Yes. There are monitors available to buy that allow patients to test their blood pressure at home.

However, their accuracy can vary, so it's important to ensure the monitor you use has been approved by the British Hypertension Society.

On this page we’ll talk about:

How do home blood pressure monitors work?

Home blood pressure testing machines work in much the same way as those used in clinical settings. The monitor will have a digital interface, and will be attached to a cuff which is secured around the upper arm.

This cuff will then inflate, and apply pressure to the brachial artery in the arm. This stops blood flowing through the artery for a very short time.

After a second or two the cuff then starts to deflate, and blood begins to intermittently pump through the artery. The cuff then detects the level of vibration in the brachial artery, and takes a reading of the force with which the blood pushes through. This gives the systolic reading.

The cuff then deflates further, and takes the diastolic reading once blood has begun flowing through the artery again continuously.

The display will then give the measurement as a systolic value over a diastolic value.

Considerations when checking blood pressure at home

When taking your own blood pressure at home, there are a few important factors to remember:

  • Do not measure your blood pressure within half an hour of drinking caffeine or smoking, or just after eating a large meal;
  • If you need the toilet, go before taking your blood pressure;
  • Use the same arm for taking readings;
  • Rest for five minutes before having your reading taken;
  • Make sure your arm is resting on a hard surface and that your feet are placed on the floor.

Not following the above instructions may cause your reading to be inaccurate.

Full instructions on how to use the monitor, along with guidance on how to sit and what to do beforehand, will be supplied with the device.

The charity Blood Pressure UK advises people not to measure their blood pressure too often, as a slight change in readings might cause someone to worry (and result in further increased blood pressure). They also advise taking two or three readings with a couple of minutes between, and then calculating the average from these to give a more accurate measurement.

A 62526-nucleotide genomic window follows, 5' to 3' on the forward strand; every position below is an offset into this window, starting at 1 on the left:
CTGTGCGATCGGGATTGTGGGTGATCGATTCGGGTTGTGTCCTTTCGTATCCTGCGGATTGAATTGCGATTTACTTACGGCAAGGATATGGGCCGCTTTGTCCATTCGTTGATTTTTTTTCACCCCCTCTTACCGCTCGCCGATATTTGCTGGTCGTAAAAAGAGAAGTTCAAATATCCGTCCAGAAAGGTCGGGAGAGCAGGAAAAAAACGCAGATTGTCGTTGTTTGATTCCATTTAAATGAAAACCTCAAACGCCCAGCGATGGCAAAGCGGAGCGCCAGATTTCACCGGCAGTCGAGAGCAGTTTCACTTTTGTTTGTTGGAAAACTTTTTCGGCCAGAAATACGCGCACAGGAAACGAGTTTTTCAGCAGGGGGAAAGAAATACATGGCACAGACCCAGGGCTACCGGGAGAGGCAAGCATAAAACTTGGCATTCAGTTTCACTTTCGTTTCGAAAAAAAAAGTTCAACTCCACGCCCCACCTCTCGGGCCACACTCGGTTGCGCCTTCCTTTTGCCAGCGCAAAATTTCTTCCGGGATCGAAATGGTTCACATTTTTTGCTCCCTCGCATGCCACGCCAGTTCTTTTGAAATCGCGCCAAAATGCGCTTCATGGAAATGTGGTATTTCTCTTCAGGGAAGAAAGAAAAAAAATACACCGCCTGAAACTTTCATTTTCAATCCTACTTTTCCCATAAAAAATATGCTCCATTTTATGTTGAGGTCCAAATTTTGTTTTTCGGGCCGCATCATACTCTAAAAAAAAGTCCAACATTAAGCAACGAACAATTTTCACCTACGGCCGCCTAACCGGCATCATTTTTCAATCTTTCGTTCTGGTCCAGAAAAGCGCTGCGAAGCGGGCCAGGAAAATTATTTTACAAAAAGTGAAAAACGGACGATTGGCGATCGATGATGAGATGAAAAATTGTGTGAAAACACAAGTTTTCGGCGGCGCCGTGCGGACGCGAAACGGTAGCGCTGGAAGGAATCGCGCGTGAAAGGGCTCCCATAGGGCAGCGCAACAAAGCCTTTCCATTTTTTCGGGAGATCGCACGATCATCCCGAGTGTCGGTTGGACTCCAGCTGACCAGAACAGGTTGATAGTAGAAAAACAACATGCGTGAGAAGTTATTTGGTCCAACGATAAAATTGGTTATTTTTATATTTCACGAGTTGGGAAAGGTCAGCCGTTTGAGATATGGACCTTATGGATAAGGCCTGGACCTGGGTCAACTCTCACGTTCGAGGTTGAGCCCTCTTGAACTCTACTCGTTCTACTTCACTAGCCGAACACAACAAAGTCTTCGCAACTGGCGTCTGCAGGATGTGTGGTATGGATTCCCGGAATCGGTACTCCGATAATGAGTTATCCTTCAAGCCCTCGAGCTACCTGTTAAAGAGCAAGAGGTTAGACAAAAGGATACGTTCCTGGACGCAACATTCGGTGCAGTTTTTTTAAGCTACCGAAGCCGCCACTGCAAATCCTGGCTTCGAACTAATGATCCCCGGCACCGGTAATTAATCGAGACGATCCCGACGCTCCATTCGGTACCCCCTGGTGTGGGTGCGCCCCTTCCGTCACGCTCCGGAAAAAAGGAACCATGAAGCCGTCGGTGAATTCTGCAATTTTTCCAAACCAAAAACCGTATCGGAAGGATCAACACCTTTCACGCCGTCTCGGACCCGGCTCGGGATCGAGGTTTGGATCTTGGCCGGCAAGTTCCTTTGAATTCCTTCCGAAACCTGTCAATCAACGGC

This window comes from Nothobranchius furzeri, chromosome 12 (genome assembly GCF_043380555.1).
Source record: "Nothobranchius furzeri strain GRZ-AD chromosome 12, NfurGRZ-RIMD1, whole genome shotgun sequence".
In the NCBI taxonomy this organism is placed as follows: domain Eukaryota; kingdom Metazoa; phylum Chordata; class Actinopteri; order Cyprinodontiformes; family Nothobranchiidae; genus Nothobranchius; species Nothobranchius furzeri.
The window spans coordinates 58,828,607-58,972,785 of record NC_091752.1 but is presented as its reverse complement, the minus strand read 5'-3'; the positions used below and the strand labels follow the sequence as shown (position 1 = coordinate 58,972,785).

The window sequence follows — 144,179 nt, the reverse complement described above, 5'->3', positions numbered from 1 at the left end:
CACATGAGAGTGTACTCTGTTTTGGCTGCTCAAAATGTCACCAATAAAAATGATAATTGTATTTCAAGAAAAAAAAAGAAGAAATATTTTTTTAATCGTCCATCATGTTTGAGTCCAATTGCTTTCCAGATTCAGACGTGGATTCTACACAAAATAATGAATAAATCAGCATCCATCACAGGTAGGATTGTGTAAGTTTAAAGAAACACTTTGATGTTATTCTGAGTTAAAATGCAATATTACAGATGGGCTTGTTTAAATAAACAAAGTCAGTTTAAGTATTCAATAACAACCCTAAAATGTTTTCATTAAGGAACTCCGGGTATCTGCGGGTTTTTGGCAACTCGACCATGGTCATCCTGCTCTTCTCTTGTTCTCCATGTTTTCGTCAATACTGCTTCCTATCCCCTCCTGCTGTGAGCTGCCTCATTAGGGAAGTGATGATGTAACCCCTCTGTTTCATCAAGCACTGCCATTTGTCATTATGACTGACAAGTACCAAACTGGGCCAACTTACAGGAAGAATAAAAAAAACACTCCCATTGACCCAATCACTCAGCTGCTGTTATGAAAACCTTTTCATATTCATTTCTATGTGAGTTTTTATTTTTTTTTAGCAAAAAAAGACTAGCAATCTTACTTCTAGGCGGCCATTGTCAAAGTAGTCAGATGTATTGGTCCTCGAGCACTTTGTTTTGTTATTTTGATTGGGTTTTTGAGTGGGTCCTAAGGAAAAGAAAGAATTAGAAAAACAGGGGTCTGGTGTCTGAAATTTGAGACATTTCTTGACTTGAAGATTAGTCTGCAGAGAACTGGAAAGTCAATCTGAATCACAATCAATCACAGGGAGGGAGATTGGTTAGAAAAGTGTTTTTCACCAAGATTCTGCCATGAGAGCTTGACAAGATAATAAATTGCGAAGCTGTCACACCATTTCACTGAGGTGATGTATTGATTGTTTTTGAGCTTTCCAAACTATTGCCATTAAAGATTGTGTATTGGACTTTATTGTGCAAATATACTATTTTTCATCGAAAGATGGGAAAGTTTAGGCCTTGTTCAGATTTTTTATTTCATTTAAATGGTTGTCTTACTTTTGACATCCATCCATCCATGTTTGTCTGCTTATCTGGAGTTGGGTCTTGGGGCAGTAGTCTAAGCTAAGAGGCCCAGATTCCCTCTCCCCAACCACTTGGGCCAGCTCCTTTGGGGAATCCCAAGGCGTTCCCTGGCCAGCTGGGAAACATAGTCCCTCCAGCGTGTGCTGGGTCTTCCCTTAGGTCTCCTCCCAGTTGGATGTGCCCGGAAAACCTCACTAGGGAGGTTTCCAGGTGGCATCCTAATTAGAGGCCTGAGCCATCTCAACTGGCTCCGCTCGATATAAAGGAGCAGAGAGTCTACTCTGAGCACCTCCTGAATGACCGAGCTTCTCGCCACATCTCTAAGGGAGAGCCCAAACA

How much do monitors cost?

It varies. Around £20 is the lower end of the price scale for machines validated by the British Hypertension Society. At the other end, the price validated machines can rise to over £150. How much a monitor costs depends on the manufacturer, and whether or not the monitor has supplementary features, such as a memory bank for storing your measurements history.

However, to be effective, all a blood pressure monitor needs to be able to do is give accurate readings. For patients who do not want to spend lots of money on a monitor, logging readings with a pen and paper yourself and keeping them safe is just as efficient as a memory bank facility.

Which shops can you buy blood pressure monitors from?

It is possible to buy blood pressure monitors both online and in person. High street pharmacies like Lloyds and Boots, catalogue shops such as Argos and even some large supermarkets may stock them, as do large online stores such as Amazon.

However, when buying a blood pressure monitor, it may be better to do so from a seller which specialises in healthcare items such as a pharmacy, as their staff will be better placed to offer advice and help you choose a suitable model.

What do I need to take into consideration when shopping for a blood pressure monitor?

Firstly, make sure you are buying your monitor from a legitimate retailer. You should only ever use sellers you can recognise and trust.

It is generally recommended to buy a brand new blood pressure monitor over a second-hand monitor. Blood pressure monitors will need recalibrating every two years or less, and manufacturers will typically charge for providing this service; so the money you save on buying a machine which isn’t brand new, you may end up spending on recalibration anyway when buying second-hand.

Most importantly though, you should buy a machine which has been validated by the British Hypertension Society, or has been through a testing process specified by them as being of equivalent standard. You can find a list of approved machines on their site.

Page last reviewed:  27/11/2017